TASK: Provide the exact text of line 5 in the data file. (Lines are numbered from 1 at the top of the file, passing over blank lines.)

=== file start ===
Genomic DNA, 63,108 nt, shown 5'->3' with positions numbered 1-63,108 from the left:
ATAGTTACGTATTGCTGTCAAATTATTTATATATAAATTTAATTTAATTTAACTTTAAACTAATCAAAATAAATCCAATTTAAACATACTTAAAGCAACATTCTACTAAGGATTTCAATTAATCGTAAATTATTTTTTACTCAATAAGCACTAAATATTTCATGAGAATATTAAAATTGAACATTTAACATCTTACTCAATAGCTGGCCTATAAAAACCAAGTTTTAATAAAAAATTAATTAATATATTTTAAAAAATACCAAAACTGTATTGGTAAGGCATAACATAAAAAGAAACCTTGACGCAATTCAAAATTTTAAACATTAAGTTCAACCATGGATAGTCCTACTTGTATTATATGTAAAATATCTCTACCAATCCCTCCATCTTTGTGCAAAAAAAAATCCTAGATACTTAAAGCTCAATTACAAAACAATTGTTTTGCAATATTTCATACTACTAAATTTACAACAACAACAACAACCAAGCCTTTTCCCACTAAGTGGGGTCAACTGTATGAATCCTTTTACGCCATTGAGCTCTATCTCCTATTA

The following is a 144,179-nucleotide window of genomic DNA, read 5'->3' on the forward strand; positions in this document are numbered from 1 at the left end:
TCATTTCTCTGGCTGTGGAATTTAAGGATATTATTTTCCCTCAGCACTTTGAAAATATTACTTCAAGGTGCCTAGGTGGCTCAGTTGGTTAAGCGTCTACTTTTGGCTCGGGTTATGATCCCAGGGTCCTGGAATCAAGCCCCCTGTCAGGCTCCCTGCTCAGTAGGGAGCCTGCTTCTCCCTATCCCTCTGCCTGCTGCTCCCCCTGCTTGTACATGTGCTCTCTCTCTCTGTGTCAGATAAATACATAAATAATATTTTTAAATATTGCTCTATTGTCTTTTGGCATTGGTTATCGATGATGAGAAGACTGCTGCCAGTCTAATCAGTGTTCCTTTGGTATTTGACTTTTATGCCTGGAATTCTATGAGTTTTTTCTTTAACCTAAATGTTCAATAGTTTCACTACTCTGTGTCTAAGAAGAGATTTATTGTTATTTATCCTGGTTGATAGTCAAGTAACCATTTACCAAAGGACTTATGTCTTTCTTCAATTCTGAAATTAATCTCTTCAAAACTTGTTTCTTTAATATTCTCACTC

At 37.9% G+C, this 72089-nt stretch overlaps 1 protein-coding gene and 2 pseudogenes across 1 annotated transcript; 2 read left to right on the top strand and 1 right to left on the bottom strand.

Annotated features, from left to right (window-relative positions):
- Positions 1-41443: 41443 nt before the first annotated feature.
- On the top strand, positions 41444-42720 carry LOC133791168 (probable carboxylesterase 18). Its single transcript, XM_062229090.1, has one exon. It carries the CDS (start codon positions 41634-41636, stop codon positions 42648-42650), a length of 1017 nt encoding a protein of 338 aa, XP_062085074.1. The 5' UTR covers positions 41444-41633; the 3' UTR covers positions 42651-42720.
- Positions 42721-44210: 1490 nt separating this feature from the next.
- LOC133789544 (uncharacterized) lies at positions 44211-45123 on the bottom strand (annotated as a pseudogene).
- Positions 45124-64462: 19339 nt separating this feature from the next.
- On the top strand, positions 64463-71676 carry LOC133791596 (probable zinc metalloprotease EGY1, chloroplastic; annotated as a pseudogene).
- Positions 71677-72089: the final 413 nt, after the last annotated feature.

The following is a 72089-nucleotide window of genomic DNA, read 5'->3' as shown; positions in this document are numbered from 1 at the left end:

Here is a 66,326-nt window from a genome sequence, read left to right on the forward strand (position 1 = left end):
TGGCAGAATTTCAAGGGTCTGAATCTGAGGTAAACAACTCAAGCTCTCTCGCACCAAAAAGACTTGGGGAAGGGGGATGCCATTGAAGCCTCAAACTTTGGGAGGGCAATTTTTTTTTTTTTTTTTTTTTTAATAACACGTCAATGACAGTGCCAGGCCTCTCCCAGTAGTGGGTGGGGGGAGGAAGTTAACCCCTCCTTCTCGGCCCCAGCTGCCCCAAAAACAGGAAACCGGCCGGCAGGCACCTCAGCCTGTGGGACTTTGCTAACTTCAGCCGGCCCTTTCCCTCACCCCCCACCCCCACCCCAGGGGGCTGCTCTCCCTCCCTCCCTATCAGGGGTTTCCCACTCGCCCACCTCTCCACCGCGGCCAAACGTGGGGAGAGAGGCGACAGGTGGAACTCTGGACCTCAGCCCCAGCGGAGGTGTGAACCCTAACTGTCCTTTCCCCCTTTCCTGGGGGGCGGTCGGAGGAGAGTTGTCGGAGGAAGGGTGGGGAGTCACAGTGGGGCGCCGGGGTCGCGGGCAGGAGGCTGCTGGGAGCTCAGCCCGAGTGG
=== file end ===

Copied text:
At 37.9% G+C, this 72089-nt stretch overlaps 1 protein-coding gene and 2 pseudogenes across 1 annotated transcript; 2 read left to right on the top strand and 1 right to left on the bottom strand.